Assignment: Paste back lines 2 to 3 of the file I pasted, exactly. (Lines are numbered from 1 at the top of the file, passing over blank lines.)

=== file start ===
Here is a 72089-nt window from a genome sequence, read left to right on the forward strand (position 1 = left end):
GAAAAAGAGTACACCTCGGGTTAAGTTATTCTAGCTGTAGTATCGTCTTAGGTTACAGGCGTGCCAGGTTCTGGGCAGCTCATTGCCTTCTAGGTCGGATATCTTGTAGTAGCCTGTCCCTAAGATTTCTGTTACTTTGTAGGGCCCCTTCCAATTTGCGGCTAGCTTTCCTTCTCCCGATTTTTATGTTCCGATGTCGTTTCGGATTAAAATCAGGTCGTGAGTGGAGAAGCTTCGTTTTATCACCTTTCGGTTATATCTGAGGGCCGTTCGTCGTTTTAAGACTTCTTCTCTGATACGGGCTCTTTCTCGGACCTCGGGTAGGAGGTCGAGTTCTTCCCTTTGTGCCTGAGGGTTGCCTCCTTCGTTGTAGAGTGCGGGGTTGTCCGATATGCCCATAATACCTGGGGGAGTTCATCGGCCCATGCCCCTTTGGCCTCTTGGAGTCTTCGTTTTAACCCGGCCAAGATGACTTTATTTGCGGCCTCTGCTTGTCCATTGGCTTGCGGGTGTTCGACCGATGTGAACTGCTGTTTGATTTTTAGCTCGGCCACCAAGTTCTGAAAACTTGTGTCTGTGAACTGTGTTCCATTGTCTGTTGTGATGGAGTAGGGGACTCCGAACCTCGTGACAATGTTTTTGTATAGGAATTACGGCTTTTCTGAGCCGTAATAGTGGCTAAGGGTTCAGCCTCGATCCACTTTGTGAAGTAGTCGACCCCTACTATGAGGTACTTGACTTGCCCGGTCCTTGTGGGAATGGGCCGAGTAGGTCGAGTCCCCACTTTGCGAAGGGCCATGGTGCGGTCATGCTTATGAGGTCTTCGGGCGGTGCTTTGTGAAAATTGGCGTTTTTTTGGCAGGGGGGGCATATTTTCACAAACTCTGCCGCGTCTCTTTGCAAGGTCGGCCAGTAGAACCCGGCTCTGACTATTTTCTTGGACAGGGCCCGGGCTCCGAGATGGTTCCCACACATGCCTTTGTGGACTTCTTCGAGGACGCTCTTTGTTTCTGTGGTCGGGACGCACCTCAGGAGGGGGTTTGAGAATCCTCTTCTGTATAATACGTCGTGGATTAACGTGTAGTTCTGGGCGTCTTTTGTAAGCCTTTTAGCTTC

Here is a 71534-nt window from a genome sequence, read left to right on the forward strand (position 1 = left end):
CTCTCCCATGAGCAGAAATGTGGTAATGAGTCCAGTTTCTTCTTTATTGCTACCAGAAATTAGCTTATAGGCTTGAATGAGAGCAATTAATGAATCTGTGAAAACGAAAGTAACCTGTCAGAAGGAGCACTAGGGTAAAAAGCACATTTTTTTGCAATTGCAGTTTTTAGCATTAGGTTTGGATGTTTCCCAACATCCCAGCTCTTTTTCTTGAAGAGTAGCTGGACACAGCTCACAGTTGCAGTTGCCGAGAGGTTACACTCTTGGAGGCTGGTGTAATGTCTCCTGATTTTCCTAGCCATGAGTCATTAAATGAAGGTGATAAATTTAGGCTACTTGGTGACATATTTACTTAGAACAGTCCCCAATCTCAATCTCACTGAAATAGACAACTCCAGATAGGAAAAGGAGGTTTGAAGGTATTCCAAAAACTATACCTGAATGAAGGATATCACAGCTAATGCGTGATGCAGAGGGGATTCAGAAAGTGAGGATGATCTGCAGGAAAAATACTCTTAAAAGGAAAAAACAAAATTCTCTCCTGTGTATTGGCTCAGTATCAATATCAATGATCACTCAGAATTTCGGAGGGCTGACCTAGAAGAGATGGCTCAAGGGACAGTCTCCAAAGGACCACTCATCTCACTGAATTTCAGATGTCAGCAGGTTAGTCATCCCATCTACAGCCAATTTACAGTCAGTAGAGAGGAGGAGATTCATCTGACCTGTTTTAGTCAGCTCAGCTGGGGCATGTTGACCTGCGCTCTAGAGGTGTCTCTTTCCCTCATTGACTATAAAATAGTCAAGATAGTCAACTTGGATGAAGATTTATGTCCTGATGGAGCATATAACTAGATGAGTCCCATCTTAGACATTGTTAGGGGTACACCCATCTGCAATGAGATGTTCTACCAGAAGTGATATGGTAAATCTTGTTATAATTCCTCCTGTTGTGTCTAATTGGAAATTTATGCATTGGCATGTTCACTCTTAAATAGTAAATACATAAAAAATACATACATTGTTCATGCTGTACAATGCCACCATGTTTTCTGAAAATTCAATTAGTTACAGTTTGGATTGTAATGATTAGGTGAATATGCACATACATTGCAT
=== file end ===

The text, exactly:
GAAAAAGAGTACACCTCGGGTTAAGTTATTCTAGCTGTAGTATCGTCTTAGGTTACAGGCGTGCCAGGTTCTGGGCAGCTCATTGCCTTCTAGGTCGGATATCTTGTAGTAGCCTGTCCCTAAGATTTCTGTTACTTTGTAGGGCCCCTTCCAATTTGCGGCTAGCTTTCCTTCTCCCGATTTTTATGTTCCGATGTCGTTTCGGATTAAAATCAGGTCGTGAGTGGAGAAGCTTCGTTTTATCACCTTTCGGTTATATCTGAGGGCCGTTCGTCGTTTTAAGACTTCTTCTCTGATACGGGCTCTTTCTCGGACCTCGGGTAGGAGGTCGAGTTCTTCCCTTTGTGCCTGAGGGTTGCCTCCTTCGTTGTAGAGTGCGGGGTTGTCCGATATGCCCATAATACCTGGGGGAGTTCATCGGCCCATGCCCCTTTGGCCTCTTGGAGTCTTCGTTTTAACCCGGCCAAGATGACTTTATTTGCGGCCTCTGCTTGTCCATTGGCTTGCGGGTGTTCGACCGATGTGAACTGCTGTTTGATTTTTAGCTCGGCCACCAAGTTCTGAAAACTTGTGTCTGTGAACTGTGTTCCATTGTCTGTTGTGATGGAGTAGGGGACTCCGAACCTCGTGACAATGTTTTTGTATAGGAATTACGGCTTTTCTGAGCCGTAATAGTGGCTAAGGGTTCAGCCTCGATCCACTTTGTGAAGTAGTCGACCCCTACTATGAGGTACTTGACTTGCCCGGTCCTTGTGGGAATGGGCCGAGTAGGTCGAGTCCCCACTTTGCGAAGGGCCATGGTGCGGTCATGCTTATGAGGTCTTCGGGCGGTGCTTTGTGAAAATTGGCGTTTTTTTGGCAGGGGGGGCATATTTTCACAAACTCTGCCGCGTCTCTTTGCAAGGTCGGCCAGTAGAACCCGGCTCTGACTATTTTCTTGGACAGGGCCCGGGCTCCGAGATGGTTCCCACACATGCCTTTGTGGACTTCTTCGAGGACGCTCTTTGTTTCTGTGGTCGGGACGCACCTCAGGAGGGGGTTTGAGAATCCTCTTCTGTATAATACGTCGTGGATTAACGTGTAGTTCTGGGCGTCTTTTGTAAGCCTTTTAGCTTC

Here is a 71534-nt window from a genome sequence, read left to right on the forward strand (position 1 = left end):